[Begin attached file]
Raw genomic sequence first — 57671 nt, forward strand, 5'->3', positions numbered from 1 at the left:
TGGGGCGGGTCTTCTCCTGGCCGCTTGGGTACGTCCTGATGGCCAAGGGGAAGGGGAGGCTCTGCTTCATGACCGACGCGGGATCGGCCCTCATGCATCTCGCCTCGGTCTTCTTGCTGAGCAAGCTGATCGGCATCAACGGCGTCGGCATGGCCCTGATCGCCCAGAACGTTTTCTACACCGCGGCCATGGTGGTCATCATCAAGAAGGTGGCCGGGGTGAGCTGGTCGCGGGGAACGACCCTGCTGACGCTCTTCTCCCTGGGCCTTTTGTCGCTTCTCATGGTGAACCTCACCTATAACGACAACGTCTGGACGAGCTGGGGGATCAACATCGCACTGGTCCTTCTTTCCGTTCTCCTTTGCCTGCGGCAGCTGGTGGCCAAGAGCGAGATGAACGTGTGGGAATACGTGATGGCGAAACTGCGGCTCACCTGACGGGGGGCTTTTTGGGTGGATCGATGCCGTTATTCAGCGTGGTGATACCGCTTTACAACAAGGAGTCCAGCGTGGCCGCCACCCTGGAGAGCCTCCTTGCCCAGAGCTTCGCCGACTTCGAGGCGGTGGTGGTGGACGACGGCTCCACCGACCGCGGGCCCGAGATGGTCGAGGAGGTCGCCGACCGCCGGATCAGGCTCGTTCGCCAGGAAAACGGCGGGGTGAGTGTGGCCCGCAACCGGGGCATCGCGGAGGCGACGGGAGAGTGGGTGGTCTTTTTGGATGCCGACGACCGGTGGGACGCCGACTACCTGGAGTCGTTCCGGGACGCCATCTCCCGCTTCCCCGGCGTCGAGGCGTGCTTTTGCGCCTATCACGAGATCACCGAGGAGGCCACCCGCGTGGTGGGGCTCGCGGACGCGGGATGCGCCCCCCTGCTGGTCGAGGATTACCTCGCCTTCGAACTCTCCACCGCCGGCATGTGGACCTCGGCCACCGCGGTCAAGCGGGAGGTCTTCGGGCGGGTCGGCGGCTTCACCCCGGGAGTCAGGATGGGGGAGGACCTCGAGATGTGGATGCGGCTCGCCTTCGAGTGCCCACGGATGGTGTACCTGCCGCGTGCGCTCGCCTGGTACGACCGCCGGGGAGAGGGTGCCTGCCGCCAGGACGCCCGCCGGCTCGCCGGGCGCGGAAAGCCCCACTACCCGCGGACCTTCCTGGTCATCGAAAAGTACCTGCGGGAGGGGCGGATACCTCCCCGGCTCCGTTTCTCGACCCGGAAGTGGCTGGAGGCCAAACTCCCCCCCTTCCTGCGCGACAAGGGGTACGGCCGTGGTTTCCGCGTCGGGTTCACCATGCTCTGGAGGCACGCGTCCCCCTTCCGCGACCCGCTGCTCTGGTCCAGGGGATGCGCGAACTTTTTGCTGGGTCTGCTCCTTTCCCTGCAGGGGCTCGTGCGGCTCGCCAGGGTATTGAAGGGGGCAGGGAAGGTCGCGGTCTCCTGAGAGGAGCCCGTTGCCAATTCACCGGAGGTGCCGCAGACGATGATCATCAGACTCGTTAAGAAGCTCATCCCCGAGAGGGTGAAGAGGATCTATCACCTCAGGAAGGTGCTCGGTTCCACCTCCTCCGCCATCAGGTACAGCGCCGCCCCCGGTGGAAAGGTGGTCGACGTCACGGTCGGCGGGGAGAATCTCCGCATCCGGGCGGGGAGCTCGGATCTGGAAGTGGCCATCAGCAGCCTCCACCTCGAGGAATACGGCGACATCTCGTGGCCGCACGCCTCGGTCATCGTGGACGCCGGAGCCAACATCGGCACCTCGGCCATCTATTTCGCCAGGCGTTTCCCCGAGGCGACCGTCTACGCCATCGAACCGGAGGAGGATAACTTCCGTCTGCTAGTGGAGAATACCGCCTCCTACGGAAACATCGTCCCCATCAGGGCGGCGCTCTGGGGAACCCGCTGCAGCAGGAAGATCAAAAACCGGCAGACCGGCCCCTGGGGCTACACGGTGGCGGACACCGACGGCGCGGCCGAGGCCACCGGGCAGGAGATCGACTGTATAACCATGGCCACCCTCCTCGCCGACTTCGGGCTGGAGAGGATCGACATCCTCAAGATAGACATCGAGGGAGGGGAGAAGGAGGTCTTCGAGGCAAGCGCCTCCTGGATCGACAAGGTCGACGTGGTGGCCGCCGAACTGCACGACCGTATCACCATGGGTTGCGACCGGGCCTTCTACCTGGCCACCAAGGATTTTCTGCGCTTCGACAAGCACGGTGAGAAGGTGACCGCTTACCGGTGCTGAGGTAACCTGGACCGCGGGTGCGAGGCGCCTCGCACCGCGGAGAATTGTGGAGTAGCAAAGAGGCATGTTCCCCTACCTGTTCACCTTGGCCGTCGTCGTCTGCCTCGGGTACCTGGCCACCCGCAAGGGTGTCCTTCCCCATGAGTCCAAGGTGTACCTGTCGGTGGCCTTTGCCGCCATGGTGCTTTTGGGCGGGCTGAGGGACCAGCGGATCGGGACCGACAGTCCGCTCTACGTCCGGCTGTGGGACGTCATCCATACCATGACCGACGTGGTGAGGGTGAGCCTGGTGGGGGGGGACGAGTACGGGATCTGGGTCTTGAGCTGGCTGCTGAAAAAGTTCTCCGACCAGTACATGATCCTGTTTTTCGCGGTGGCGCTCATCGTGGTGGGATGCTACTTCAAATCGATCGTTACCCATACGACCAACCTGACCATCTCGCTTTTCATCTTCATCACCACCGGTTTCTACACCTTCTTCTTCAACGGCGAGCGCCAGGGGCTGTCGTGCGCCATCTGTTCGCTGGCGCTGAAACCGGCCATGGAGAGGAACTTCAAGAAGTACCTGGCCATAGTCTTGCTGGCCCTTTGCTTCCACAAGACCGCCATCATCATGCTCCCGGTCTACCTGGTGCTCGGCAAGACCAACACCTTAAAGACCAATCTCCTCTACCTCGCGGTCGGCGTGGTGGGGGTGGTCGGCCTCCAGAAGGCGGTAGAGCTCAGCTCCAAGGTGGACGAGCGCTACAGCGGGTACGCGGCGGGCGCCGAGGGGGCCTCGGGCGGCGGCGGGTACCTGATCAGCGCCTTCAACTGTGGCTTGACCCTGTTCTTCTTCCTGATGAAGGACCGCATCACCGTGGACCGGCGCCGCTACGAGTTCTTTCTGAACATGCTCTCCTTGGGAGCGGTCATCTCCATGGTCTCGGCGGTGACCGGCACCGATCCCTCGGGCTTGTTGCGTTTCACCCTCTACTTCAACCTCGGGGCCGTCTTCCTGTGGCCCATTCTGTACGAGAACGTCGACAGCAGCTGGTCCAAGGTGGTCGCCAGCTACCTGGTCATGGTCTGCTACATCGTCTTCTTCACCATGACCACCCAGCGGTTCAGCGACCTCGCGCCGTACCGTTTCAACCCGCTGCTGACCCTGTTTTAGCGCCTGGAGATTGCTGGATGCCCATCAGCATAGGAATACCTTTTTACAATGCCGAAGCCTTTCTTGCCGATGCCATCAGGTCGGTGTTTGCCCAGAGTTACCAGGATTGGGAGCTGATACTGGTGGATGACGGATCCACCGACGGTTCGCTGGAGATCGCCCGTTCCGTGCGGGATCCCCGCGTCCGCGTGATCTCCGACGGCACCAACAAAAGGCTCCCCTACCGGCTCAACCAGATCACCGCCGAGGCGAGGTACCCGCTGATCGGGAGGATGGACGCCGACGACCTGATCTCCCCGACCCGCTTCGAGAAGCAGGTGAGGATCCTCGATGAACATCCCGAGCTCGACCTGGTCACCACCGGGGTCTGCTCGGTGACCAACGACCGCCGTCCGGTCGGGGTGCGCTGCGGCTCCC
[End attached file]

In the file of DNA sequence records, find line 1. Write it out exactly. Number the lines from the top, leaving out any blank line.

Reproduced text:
Raw genomic sequence first — 57671 nt, forward strand, 5'->3', positions numbered from 1 at the left: